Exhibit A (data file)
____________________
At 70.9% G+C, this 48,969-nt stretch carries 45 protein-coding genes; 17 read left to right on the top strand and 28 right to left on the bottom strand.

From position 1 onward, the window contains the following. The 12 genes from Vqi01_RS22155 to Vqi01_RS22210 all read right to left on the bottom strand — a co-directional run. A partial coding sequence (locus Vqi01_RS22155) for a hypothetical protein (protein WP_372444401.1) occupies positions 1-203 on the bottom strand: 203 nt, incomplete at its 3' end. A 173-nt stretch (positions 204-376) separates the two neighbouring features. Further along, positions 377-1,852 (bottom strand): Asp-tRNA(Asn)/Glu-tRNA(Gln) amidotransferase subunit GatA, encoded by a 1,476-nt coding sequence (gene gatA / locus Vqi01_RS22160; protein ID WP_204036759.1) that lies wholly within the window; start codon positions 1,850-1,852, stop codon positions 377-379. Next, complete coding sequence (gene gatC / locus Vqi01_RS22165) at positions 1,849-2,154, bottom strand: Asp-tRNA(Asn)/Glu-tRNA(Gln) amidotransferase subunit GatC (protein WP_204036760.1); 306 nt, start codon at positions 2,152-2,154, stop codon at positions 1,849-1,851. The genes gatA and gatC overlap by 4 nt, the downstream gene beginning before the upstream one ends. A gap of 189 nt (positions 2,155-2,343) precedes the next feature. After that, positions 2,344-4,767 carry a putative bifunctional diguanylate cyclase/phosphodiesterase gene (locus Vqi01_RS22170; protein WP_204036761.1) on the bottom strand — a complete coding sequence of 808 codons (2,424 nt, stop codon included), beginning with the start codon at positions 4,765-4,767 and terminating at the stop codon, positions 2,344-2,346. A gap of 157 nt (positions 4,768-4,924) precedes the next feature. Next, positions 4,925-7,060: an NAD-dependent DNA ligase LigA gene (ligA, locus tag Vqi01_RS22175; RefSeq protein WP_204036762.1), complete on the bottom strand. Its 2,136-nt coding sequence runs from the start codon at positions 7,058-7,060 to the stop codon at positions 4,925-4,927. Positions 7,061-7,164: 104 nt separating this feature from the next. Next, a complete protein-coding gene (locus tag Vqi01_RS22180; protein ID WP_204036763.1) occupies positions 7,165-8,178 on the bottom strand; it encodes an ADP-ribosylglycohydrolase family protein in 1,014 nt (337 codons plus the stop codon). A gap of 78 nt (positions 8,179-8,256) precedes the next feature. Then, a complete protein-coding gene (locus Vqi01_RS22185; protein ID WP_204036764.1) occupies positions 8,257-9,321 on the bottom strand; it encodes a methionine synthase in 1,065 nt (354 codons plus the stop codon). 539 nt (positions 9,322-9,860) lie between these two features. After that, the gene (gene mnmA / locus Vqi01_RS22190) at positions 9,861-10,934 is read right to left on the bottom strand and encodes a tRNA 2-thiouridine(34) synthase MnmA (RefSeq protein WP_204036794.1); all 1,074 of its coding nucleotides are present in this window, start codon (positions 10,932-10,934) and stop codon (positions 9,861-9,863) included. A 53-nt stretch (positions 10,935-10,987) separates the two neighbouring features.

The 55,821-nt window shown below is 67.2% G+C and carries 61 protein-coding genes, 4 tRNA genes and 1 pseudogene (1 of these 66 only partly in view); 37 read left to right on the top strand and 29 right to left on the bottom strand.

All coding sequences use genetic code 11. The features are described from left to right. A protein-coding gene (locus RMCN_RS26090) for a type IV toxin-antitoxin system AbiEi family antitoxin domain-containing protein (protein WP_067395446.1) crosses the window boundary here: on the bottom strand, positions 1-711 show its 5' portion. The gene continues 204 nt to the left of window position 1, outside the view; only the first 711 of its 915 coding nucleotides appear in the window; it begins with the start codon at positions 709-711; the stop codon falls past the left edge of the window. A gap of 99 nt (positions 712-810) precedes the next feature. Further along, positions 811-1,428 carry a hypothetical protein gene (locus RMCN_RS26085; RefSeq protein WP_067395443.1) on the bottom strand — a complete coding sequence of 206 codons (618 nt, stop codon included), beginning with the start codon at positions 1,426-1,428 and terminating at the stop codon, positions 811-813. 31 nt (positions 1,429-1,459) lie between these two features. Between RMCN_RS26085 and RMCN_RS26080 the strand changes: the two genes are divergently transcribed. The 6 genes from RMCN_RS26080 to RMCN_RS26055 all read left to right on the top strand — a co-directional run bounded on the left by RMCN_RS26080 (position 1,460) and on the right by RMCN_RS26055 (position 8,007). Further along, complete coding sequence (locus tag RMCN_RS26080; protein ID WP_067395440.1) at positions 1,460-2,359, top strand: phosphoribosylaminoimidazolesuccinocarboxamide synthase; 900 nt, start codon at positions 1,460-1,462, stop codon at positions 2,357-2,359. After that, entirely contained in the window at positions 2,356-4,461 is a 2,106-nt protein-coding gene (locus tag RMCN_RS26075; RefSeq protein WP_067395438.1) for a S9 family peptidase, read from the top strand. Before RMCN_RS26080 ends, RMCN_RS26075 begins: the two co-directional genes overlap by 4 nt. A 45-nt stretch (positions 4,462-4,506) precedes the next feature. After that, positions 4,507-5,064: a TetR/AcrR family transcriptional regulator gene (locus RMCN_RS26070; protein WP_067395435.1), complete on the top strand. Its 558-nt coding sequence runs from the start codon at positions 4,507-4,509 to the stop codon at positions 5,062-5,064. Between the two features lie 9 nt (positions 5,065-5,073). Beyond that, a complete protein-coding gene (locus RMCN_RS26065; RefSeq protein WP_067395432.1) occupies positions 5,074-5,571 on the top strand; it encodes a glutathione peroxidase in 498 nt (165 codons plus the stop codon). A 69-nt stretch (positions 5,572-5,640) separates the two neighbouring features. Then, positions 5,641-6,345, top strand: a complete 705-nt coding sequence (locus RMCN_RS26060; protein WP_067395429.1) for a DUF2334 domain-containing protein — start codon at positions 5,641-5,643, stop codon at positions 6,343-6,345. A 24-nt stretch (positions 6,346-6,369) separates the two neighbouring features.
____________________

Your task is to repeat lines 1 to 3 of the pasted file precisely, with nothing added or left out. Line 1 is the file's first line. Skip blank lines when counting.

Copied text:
At 70.9% G+C, this 48,969-nt stretch carries 45 protein-coding genes; 17 read left to right on the top strand and 28 right to left on the bottom strand.

From position 1 onward, the window contains the following. The 12 genes from Vqi01_RS22155 to Vqi01_RS22210 all read right to left on the bottom strand — a co-directional run. A partial coding sequence (locus Vqi01_RS22155) for a hypothetical protein (protein WP_372444401.1) occupies positions 1-203 on the bottom strand: 203 nt, incomplete at its 3' end. A 173-nt stretch (positions 204-376) separates the two neighbouring features. Further along, positions 377-1,852 (bottom strand): Asp-tRNA(Asn)/Glu-tRNA(Gln) amidotransferase subunit GatA, encoded by a 1,476-nt coding sequence (gene gatA / locus Vqi01_RS22160; protein ID WP_204036759.1) that lies wholly within the window; start codon positions 1,850-1,852, stop codon positions 377-379. Next, complete coding sequence (gene gatC / locus Vqi01_RS22165) at positions 1,849-2,154, bottom strand: Asp-tRNA(Asn)/Glu-tRNA(Gln) amidotransferase subunit GatC (protein WP_204036760.1); 306 nt, start codon at positions 2,152-2,154, stop codon at positions 1,849-1,851. The genes gatA and gatC overlap by 4 nt, the downstream gene beginning before the upstream one ends. A gap of 189 nt (positions 2,155-2,343) precedes the next feature. After that, positions 2,344-4,767 carry a putative bifunctional diguanylate cyclase/phosphodiesterase gene (locus Vqi01_RS22170; protein WP_204036761.1) on the bottom strand — a complete coding sequence of 808 codons (2,424 nt, stop codon included), beginning with the start codon at positions 4,765-4,767 and terminating at the stop codon, positions 2,344-2,346. A gap of 157 nt (positions 4,768-4,924) precedes the next feature. Next, positions 4,925-7,060: an NAD-dependent DNA ligase LigA gene (ligA, locus tag Vqi01_RS22175; RefSeq protein WP_204036762.1), complete on the bottom strand. Its 2,136-nt coding sequence runs from the start codon at positions 7,058-7,060 to the stop codon at positions 4,925-4,927. Positions 7,061-7,164: 104 nt separating this feature from the next. Next, a complete protein-coding gene (locus tag Vqi01_RS22180; protein ID WP_204036763.1) occupies positions 7,165-8,178 on the bottom strand; it encodes an ADP-ribosylglycohydrolase family protein in 1,014 nt (337 codons plus the stop codon). A gap of 78 nt (positions 8,179-8,256) precedes the next feature. Then, a complete protein-coding gene (locus Vqi01_RS22185; protein ID WP_204036764.1) occupies positions 8,257-9,321 on the bottom strand; it encodes a methionine synthase in 1,065 nt (354 codons plus the stop codon). 539 nt (positions 9,322-9,860) lie between these two features. After that, the gene (gene mnmA / locus Vqi01_RS22190) at positions 9,861-10,934 is read right to left on the bottom strand and encodes a tRNA 2-thiouridine(34) synthase MnmA (RefSeq protein WP_204036794.1); all 1,074 of its coding nucleotides are present in this window, start codon (positions 10,932-10,934) and stop codon (positions 9,861-9,863) included. A 53-nt stretch (positions 10,935-10,987) separates the two neighbouring features.

The 55,821-nt window shown below is 67.2% G+C and carries 61 protein-coding genes, 4 tRNA genes and 1 pseudogene (1 of these 66 only partly in view); 37 read left to right on the top strand and 29 right to left on the bottom strand.